Ultimately it was a simple question from an Indian immigrant’s British-born and bred son that had Nick Griffin, leader of the far-right British National Party (BNP) stumped during his controversial appearance on BBC’s flagship current affairs programme Question Time last week.

While Mr. Griffin’s high-profile co-panellists (three leading political figures, including a senior cabinet minister, and a prominent playwright) argued over the details of BNP’s fascist agenda, Khush Klare, a young professional from north London whose parents moved from India to Britain in the 1960s, had a basic question for him: “Where do you want me to go? I was born in this country. I love this country.” And, then, suggested that it was actually people like Mr. Griffin who needed to be packed off to some “colourless” planet.

“You would be surprised,” he told Mr. Griffin as the studio audience clapped, “how many people would have a whip-round to buy you a ticket and your supporters... to go to the South Pole. That’s a colourless landscape, it would suit you fine.”

Mr. Griffin’s stuttering attempt to justify his party’s absurd policy which calls for wholesale repatriation of immigrants to their countries of origin was greeted with boos and jeers.

Mr. Klare’s question would have resonated with every second generation non-white Briton — indeed with all minorities (immigrants or not) caught up in the majoritarian rhetoric of “us” and “them.” It lies at the heart of the identity crisis that afflicts many among the second and third generation immigrants and which then leads to alienation — and often worse. Where can people like Mr. Klare whose parents or grandparents may have come from another part of the world but who were born and brought up in Britain and know of no other country they can call home go?

Mr. Griffin, of course, is an extreme racist but even high-minded liberals suffer from the “outsider-insider” syndrome. A question that almost every non-white Briton must have faced at some point is: “Where do you come from?” And when they say “London” or “Manchester” or “Leicester,” the questioner persists: “Yes, but where do you come from...which country?”

A friend who did research on the subject for a book found that somewhere at the back of nearly native white Briton’s mind was this idea of immigrant as an outsider.

In a sense, Mr. Griffin and his boys are a symptom of a deeper problem that the liberal London elite is loathe to acknowledge — namely covert racism that, despite a raft of anti-racist and equality laws, exists at all levels of British society. A new government survey, based on a sting operation targeting hundreds of employers across the country, found that job applicants with foreign-sounding names faced widespread discrimination. Researchers discovered that candidates with Asian/African names were turned down in favour of white applicants with similar qualifications and experience.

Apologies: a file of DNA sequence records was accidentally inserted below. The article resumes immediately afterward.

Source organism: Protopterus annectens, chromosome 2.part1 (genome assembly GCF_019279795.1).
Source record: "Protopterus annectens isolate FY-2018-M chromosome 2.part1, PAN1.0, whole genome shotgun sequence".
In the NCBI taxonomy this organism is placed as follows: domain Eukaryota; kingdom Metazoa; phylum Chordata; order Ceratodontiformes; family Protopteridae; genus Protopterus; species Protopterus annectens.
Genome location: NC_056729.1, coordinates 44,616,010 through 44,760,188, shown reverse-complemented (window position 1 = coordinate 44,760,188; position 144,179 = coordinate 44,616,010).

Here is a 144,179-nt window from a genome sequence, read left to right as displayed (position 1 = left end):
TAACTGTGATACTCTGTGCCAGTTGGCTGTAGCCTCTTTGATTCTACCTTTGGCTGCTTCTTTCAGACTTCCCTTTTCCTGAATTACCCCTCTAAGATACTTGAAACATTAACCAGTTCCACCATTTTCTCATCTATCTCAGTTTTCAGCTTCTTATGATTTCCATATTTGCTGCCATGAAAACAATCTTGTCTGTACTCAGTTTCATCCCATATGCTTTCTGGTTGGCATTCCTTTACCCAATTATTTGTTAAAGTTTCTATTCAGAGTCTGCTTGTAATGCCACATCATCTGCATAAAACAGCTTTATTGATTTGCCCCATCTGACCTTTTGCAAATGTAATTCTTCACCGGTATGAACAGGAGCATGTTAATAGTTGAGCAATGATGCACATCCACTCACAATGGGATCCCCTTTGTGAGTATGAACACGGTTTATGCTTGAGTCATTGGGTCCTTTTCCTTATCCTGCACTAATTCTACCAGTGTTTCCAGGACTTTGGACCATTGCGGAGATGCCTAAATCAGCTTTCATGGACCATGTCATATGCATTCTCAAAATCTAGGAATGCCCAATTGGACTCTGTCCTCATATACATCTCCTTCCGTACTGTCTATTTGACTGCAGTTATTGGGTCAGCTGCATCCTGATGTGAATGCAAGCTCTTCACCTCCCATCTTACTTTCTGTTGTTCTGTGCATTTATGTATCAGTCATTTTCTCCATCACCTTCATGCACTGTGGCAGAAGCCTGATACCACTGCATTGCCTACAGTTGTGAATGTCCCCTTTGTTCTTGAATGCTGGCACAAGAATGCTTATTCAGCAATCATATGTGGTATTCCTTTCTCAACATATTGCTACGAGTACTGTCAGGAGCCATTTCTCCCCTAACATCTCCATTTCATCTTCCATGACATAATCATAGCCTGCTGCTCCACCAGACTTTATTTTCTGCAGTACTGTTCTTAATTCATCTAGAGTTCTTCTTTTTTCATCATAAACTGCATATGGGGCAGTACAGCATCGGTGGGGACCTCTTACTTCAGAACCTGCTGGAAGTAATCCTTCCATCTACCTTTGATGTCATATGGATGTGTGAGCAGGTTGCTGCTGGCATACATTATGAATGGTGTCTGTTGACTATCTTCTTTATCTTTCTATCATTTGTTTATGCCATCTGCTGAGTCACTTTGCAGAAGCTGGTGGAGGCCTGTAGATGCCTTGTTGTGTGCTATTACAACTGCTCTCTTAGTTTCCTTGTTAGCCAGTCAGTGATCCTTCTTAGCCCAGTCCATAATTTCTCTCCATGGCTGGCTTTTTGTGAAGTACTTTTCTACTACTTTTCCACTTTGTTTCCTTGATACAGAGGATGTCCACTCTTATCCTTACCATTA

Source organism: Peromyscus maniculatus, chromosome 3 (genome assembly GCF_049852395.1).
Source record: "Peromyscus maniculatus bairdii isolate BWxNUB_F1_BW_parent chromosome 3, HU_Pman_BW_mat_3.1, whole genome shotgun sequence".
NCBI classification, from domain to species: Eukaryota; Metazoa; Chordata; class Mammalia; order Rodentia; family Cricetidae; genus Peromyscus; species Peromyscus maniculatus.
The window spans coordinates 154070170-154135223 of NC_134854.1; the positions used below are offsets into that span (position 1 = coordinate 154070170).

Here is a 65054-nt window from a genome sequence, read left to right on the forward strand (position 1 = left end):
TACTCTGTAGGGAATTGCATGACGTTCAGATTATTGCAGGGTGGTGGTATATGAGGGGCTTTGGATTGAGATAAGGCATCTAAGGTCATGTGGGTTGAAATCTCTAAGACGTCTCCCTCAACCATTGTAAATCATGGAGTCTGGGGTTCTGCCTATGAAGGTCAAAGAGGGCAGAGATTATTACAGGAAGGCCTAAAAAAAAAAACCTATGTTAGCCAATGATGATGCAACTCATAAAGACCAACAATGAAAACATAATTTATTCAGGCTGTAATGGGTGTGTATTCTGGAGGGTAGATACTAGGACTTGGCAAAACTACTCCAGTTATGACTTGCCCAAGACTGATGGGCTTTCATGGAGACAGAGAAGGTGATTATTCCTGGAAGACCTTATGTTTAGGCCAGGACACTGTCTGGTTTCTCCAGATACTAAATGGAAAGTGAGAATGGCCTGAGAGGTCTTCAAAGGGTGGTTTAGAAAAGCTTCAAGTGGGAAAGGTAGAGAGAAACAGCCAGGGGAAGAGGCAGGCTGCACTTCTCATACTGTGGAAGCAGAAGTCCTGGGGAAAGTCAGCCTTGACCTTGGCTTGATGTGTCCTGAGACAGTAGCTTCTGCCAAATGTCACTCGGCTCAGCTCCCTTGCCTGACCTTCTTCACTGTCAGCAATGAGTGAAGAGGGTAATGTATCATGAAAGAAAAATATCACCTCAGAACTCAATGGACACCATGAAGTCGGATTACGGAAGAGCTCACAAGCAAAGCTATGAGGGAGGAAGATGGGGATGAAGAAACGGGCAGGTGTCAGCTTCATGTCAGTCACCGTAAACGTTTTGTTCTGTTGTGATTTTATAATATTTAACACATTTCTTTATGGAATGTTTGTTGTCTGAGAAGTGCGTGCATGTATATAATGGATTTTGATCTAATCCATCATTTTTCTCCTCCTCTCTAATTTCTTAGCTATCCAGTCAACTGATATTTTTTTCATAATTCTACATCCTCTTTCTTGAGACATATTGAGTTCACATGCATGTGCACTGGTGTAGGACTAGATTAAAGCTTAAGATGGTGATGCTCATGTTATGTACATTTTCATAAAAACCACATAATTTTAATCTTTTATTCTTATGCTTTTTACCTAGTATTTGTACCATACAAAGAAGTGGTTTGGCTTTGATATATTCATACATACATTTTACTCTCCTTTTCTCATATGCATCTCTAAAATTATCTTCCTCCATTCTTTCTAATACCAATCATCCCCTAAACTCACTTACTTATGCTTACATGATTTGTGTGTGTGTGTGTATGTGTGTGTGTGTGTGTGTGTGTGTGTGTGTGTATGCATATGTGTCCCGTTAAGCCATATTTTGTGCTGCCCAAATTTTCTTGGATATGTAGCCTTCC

“They found that an applicant who appeared to be white would send nine applications before receiving a positive response … Minority candidates with the same qualifications and experience had to send 16 applications before receiving a similar response,” The Observer reported quoting employment minister Jim Knight as admitting the “shocking scale” of racial discrimination revealed by the survey.

On all social indicators — poverty, unemployment, education — whites are better-off. And, on the face of it, “white discontent” that the BNP taps into is a “puzzle,” as The Economist pointed out. Yet it would be disingenuous to pretend that “white discontent” is purely a BNP invention. Sections of white working class, especially in the former manufacturing towns, do live in great poverty and feel neglected by the mainstream political establishment.

By settling asylum-seekers in some of the most deprived white areas the government has ended up exacerbating racial tensions. For, when unemployed white youths, trapped in kitchen-sink estates, see newly-arrived immigrants given houses and benefits they see red accusing them of “stealing” benefits that they say ought to have gone to them.

Enter Mr. Griffin posing as their saviour. He tells them that their plight is all down to “foreigners” and neither the government nor opposition parties are bothered about them. Only the BNP understands their concerns and is willing to help.

Liberal Democrat leader Chris Huhne, who appeared with Mr. Griffin on Question Time, correctly called it the “scapegoat politics” which saw Mr. Griffin’s fascist predecessors blame the Jews in the 1930s, and Africans in the 1960s.

The BNP’s electoral success (it got nearly one million votes in the European Parliament elections earlier this year and won two seats) is a result of a combination of racism; the government’s failure to acknowledge, let alone address, white working class concerns; and of course right-wing propaganda. Simply dismissing Mr. Griffin and his supporters as the “looney fringe” or hoping that ultimately British “commonsense” will prevail is not the answer.

The unpalatable fact is that the BNP has significant electoral support which is what led the BBC to put Mr. Griffin on one of its programmes; and this support has a basis in “white discontent” even if it is exaggerated. As one commentator warned if political parties continue to “write off” sections of the electorate then there is no stopping groups like the BNP.